We’re releasing our first Technology Radar. A Technology Radar, pioneered by ThoughtWorks, is a list of the techniques, tools, platforms, languages, and frameworks divided into recommendation levels: Adopt, Trial, Assess and Hold. It’s mostly a list of things we find useful and interesting.
We’ve built our own Technology Radar for several reasons. We think it will be useful internally to help formalize our opinions on various technologies and guide our decisions on technology adoption. It’s also a useful metaphor for communication. Customers and fans of element 84 may find it useful as well. This is a trial for us. It may be our last radar or the first of many. We’ll see what the benefit is and how motivated we are to continue producing it in the future.
Our recommendations are based on our experience (or lack thereof) with a technology. We may put a tool that’s been around for a while in Assess and not Adopt if we’ve done some testing with it but haven’t made the decision yet whether it’s ready for production. If you don’t agree with our recommendation we may just have different goals or lack similar experiences to come to the same conclusions.
The four recommendations levels mean the following:
- Adopt – We recommend adopting this technology in production where it is appropriate.
- Trial – This tool is worth prototyping and testing internally. It may be production ready in some cases.
- Assess – This is a new technology (or new to us) that may not be production ready. It is worth reading about and understanding.
- Hold – We recommend avoiding future use of this technology in new applications.
Functional programming has had a swell in popularity in recent years. We recommend using functional approaches when possible. Functional programming among other things avoids mutable state and tends to make it easier to write simple, concurrent code.
Dedicated Error Tracking
Tools such as Airbrake, Errbit, and Raygun provide dedicated tracking of software faults. These tools are useful for tracking server side errors but essential for identifying and fixing problems in mobile and web apps.
Testing at the appropriate level
This is a technique previously identified on the Thoughtworks Radar in March 2012. It’s important not to overdo integration tests which are very expensive to maintain. It’s also easy to try to jump through too many hoops to unit test functionality that’s tested best at the integration level. We repeat the advice from Thoughtworks because we feel strongly about avoiding this trap.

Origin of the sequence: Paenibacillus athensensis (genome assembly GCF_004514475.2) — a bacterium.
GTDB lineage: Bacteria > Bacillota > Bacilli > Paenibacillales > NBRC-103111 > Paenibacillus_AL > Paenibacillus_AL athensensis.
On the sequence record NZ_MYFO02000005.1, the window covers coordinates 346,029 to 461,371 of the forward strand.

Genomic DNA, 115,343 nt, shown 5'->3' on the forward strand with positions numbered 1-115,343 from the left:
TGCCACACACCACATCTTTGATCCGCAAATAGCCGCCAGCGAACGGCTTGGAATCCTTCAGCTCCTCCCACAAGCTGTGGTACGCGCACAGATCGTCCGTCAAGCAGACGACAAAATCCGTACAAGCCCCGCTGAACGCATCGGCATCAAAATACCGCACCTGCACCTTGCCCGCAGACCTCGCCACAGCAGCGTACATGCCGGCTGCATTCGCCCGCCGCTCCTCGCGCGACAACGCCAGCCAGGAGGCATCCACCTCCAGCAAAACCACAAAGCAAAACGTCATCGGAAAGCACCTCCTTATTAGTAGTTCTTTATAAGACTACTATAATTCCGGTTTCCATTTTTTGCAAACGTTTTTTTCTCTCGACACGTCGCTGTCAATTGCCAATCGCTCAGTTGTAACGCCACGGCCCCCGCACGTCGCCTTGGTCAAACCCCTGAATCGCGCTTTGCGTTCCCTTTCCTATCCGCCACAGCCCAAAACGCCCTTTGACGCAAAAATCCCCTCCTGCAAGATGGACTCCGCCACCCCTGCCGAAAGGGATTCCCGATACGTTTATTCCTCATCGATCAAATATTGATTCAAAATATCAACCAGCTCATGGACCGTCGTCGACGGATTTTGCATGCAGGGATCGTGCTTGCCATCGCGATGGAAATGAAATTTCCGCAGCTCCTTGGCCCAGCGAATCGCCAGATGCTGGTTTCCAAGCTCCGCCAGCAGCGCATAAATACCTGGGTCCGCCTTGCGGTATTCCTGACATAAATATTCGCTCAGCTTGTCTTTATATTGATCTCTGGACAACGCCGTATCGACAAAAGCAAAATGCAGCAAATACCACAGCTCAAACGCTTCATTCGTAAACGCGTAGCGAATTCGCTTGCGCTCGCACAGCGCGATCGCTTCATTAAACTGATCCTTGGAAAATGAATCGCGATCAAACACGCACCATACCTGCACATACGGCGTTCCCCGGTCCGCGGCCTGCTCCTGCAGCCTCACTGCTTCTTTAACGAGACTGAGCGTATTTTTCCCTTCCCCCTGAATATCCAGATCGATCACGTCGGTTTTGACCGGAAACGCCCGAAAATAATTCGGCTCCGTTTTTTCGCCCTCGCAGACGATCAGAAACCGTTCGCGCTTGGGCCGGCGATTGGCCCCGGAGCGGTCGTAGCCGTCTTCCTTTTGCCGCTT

Testing Distributed System Failure Cases
Distributed systems are complex and easy to get wrong. The testing Kyle Kingsbury has documented at aphyr.com show that vendors sometimes overpromise on their abilities to handle distributed system faults. Inspired by Kyle, we’ve adopted similar approaches during our testing of various systems. We recommend identifying areas where OSS or COTS software is critical to your business and testing the failure cases that matter to you.
Property Based Testing
Traditional unit testing with example based tests test individual examples created by the test developer. Property based tests defines the shape of input for a function and properties that must hold true for all input. When a property based test is run random values are generated that conform to the defined input and the properties are checked to hold true. Property based tests will test many more values than example based tests.
Implementations of property based testing are available in many languages. We’ve had success in Clojure using test.check (previously called Simple Check) created by Reid Draper.
UI/front-end documentation and samples
Web applications, mobile apps, and even desktop apps need to define a consistent visual design, components, and style. One technique we have found that works very well is to write UI documentation using the same visual styling of the application itself. The documentation describes and shows how each of the various components are used, how pages look and feel, and what the visual metaphors are and how they’re used. This saves a lot of time during development. Instead of a developer trying to guess at widgets and style questions they have a resource to use. It provides a communication channel between designers and developers. The documentation can grow as new styles, metaphors, and widgets are needed.
Many engineering disciplines emphasize note taking as an important skill. Notes are sometimes even legally required in some patentable research and development work. Computer Science and related IT fields have not placed the same emphasis on note taking. We recommend keeping a daily journal of things worked on, problems encountered and solutions, and ideas. This has many benefits for retaining information and avoiding repeating the same mistakes. Past notes and ideas have a way of compounding into bigger ideas. There are may applications like Day One that provide syncing and backup of notes across devices.
Visualization Driven Development